Penryn Primitive Methodist chapel

Jo Lewis - 2019
Penryn: return from the Primitive Methodist chapel to the 1851 Census of Places of Public Religious worship. Return no: 308 3 2 6
transcribed by David Tonks 2021

The opening of Penryn Primitive Methodist chapel in the Falmouth circuit is described by Joseph Best, one of the preachers at its opening on 27th January 1861.  Penryn had had a longstanding, struggling Primitive Methodist society which met in a rented chapel. This is the chapel recorded in the return from Penryn Primitive Methodists to the 1851 Census of Places of Public Religious worship.

However, in 1860, following the initiative of Bro. R Killingrey, they bought and demolished a house at Fish Cross and in its place built a chapel.

The celebration services and associated tea meeting were held in the Independents’ chapel. Preachers in addition to Joseph Best included CT Harris (St Ives),  and Revs. J. W. Lawson (Independent) and W. D. Tyack (Wesleyan).

The new chapel cost £213 of which they had raised £100  Principal donors included J. Freeman, Esq., G. A. Jenkin, Esq., S.JGurney, Esq., M.P.; P. Sambell, Esq; J. Baring,Esq. M.P, Mrs. Mead, Mrs. Davies, S. Stephens, Esq. and T. Corfleld, Esq.

Possibly the most interesting part of the account is the description of the social make up of Penryn before and after the arrival of the Methodists.  “Penryn is a borough town in Cornwall, containing about 4,000 inhabitants. Before the Reform Bill was passed it returned two members to Parliament. The social and religious state of the town was very different then from what it is now. There were then, strictly speaking, but two classes, the rich and the poor. The honourable and useful middle class had then, comparatively, no existence in Penryn. Aristocratic elements and influences were powerfully predominant. Such a state of things, opposed at once to the religious interests and social progress of the people, now no longer obtains ; a numerous class of respectable shopkeepers, thriving traders, and rich merchants, has been raised up, and they are actively concerned for the sanitary, social, political, moral, and religious wellbeing of the town. The several churches of the place are most fraternal in their intercourse with each other.”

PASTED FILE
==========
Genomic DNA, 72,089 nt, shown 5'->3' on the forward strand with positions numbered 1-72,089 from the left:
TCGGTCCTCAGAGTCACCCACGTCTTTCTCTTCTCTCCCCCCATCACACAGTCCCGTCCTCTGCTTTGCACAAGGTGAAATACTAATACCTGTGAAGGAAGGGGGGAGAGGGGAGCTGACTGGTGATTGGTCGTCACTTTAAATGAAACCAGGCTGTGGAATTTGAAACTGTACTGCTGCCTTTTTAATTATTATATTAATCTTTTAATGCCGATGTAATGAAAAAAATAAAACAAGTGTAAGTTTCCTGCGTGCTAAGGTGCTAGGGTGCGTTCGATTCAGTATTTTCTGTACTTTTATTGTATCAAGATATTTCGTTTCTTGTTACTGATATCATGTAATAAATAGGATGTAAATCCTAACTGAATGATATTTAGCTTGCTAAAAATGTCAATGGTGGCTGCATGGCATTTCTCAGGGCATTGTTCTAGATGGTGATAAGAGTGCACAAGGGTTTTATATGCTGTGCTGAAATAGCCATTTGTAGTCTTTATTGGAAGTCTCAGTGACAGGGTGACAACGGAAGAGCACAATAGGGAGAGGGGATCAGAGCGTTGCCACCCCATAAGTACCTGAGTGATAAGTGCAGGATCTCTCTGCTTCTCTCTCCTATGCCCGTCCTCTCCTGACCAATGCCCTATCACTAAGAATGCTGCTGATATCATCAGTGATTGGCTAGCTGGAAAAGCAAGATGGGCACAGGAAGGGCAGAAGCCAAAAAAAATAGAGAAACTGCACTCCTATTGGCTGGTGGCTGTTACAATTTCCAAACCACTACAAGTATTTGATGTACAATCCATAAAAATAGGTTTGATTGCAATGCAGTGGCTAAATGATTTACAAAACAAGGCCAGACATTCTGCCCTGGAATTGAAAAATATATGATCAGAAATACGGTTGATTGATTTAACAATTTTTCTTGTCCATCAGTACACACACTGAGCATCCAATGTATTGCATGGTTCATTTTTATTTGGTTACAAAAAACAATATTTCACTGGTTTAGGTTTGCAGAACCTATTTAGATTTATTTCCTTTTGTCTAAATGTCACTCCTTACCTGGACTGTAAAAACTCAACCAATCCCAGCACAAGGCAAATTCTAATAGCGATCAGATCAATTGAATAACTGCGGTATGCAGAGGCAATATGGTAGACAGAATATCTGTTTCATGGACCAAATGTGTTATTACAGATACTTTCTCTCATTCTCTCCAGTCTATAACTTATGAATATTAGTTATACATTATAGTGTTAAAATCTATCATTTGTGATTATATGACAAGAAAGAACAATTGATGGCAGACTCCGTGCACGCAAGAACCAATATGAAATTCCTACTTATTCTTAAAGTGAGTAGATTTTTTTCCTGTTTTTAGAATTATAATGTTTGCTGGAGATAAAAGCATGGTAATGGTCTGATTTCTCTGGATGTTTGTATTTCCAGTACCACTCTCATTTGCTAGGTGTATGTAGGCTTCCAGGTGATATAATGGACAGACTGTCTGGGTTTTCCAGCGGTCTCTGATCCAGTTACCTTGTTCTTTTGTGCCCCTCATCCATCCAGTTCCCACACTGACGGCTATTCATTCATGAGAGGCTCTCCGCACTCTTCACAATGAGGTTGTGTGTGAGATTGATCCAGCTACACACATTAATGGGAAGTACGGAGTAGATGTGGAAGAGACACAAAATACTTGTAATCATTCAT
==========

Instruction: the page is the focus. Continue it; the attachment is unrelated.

The chapel was built at the bottom of St. Thomas Street. Later it was acquired by Roman Catholics and damaged by bombing in 1941.


Primitive Methodist magazine May 1861 pages 302-303


Comments about this page

  • Hi all.
    further research is still on going but:
    The St Thomas Street Chapel, as in photo, is the (second) Primitive Methodist Chapel
    Marked on old maps this is now a residence

    From Higher Market Street, turn down St Thomas Street and the Chapel can be seen at the bottom of the hill
    This chapel is marked on early maps as a Primitive Methodist Chapel and was built in 1878, with 400 sittings.There is a certificate of registration for 1878.
    It became Thomas Street Methodist Church in 1932. At some point it may also have hosted the New Life Elim Church
    It was initially converted to a workshop and is now housing, called The Old Chapel.

    The first 1861 chapel was built up the top of the street at Fish Cross, opposite the cross, although exact location is not yet found. It is not clear (yet!) what happened to this chapel once the new one was built.

    It was the Church Institute on Quay street that was destroyed by bombing in 1941.

    I have not yet managed to work out exactly which building the Roman Catholics used.


    By Jo Lewis (07/05/2021)
  • I don’t think it was completely destroyed by bombing – or was rebuilt.

    This is likley the (second) Primitive Methodist chapel 1860 – 1931. Marked on old maps and also recorded on hand drawn map. This is now a residence (called The Old Chapel)

    The chapel built 1860 at the bottom of St. Thomas street. This building was acquired by Roman Catholitics and damaged by bombing in 1941.

    It Became Thomas Street Methodist Church in 1932. Part of Falmouth Methodist Circuit from 1932.

    This also possibly housed the Falmouth New Life Church at some point

    By Jo Lewis (20/06/2019)

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